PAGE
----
Monday, December 8, 2008

Old people make me sad :(

God, are old people downers.

My 80-something grandmother is moving to an assisted living facility this month. I haven't called her in a while, but my aunt sent out a family email urging people to check up on her, so I phoned. It's hard to talk to my grandmother, because apparently I talk too fast. Ever since I was a kid, adults have been completely unable to understand me for this reason. Our Christmas morning videos go like this:

Me: Wow! A My Little Pony! Thank you!
Grandparent: A high spittle baloney? What? Slow down, child!
Me: A my little pony, Nana.
Grandparent: WHAT? SLOW DOWN!
Me: A Myyyyyyyyy Liiiiiiiiit-tlllllle Poooooonyyyyyyyyyyy....
Grandparent: Good lord she speaks fast!

I dunno, old age refuses to hear youth, maybe. Anyway, talking to grandmother feels like a very slow conversation, with a lot of repeating. It was also a bit of a downer, because she talked some about how she wasn't really ready to move to this new place and was satisfied with her current apartment. Then she said that she was "ready now, but not before." But I don't know how true that is, because Grandmother is from the "shut the hell up and quit complaining" school. So I sort of suspect that she still isn't crazy about moving. Anyway, it made me sad that she's losing her independence, and is aware of it. I always hoped that if I lived long enough to lose my independence, I would be so out of it that I wouldn't even know. Basically, I'd rather be a huge burden to my kids. Don't get me wrong, I'm glad that Grandmother is lucid (her problem is that she has crippling arthritis in her knees, and just can't safely get around on her own). I don't want to see her sad. She's had kind of a shitty life, from what I hear, and she doesn't need more shittiness.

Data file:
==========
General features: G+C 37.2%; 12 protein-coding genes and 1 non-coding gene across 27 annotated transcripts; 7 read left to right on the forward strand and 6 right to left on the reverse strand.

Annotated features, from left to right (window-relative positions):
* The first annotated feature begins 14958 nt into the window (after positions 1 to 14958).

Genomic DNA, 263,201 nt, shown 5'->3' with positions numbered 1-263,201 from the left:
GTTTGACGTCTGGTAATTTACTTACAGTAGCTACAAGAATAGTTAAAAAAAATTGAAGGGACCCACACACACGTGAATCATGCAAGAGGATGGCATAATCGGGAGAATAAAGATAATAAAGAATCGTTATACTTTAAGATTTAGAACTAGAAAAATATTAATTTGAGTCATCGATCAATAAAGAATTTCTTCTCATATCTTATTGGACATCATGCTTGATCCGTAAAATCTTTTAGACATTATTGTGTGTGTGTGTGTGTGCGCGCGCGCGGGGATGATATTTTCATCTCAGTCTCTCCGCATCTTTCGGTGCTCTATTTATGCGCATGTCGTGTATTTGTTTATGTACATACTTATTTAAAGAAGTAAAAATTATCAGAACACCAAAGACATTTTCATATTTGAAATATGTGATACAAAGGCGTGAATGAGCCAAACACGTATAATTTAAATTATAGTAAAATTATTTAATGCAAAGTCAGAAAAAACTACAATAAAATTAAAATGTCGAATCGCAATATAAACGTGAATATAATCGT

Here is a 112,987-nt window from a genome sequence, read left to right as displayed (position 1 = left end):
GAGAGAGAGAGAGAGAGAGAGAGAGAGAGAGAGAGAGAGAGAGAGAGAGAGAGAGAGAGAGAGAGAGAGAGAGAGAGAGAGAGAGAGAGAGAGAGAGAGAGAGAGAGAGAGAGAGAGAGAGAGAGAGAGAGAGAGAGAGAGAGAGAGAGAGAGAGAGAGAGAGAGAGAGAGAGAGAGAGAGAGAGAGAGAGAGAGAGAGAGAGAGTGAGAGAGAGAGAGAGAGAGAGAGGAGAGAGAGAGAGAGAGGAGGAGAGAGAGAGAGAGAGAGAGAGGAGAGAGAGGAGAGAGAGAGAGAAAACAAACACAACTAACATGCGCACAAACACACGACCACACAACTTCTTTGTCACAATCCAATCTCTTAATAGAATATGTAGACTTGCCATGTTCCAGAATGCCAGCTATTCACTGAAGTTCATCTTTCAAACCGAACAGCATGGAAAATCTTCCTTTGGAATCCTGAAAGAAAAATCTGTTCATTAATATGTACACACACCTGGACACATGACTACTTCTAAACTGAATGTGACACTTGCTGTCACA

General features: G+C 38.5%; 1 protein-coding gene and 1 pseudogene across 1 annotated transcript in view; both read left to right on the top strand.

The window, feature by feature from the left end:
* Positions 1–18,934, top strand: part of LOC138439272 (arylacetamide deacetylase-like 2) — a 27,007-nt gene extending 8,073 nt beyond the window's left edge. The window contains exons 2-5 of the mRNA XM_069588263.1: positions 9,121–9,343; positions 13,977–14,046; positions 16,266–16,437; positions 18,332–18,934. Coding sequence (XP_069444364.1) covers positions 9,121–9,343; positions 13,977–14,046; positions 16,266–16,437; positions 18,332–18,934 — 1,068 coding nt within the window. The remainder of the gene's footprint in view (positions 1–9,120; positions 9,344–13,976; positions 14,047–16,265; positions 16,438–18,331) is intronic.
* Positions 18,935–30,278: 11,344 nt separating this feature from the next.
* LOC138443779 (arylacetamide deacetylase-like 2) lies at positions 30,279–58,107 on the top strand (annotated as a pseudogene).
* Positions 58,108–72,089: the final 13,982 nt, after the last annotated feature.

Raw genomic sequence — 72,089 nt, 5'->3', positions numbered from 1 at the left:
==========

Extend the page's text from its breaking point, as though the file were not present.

After I hung up the phone with Grandmother, our downstairs neighbor knocked on our door. She said that her husband had fallen and asked if we could help move him. The guy is pretty old, and he seems much older than his wife (not in a gold-digger way, but there's definitely an age gap). He had fallen off of a low air mattress and was too weak to move himself to the bed (before you medical-types jump on me, we did first ascertain that he was safe to move. Seems like he had more or less tumbled over, rather than really falling "down."). Boyfriend and I moved him, with quite a bit of difficulty, because he didn't seem to know what was going on and couldn't really move himself. He was shaking and scared, and we had trouble convincing him to lean on us and let go of the doorknob that he was using for support. After we moved him and left the room, our neighbor told us that he had cancerous brain tumors that prevented him from feeling his legs. What kills me is that we moved into this building in June, and at that time he seemed very healthy and active. It's disturbing to see such a fast deterioration.

Sorry about the sad post :( I will work on upbeat, non-wrist-slitting ideas for the next one, I swear! In the meantime, remember that it's down the highway, not across the street.

3 comments:

White Trash Academic said...

Oh, goodness Phoebe that is sad. I would probably have had to go back to my apartment and cry after that..

Rj said...

Phoebe, contact me via e-mail (I don't see yours on here). I want to get some info...

Phoebe Caulfield said...

WTA-I know! There were hugs aplenty after that.

Rj: Sorry, I've been quite lazy about creating an email for this blog. You can reach me at rectoryentrance@gmail.com. It's now listed in my user profile, as well.

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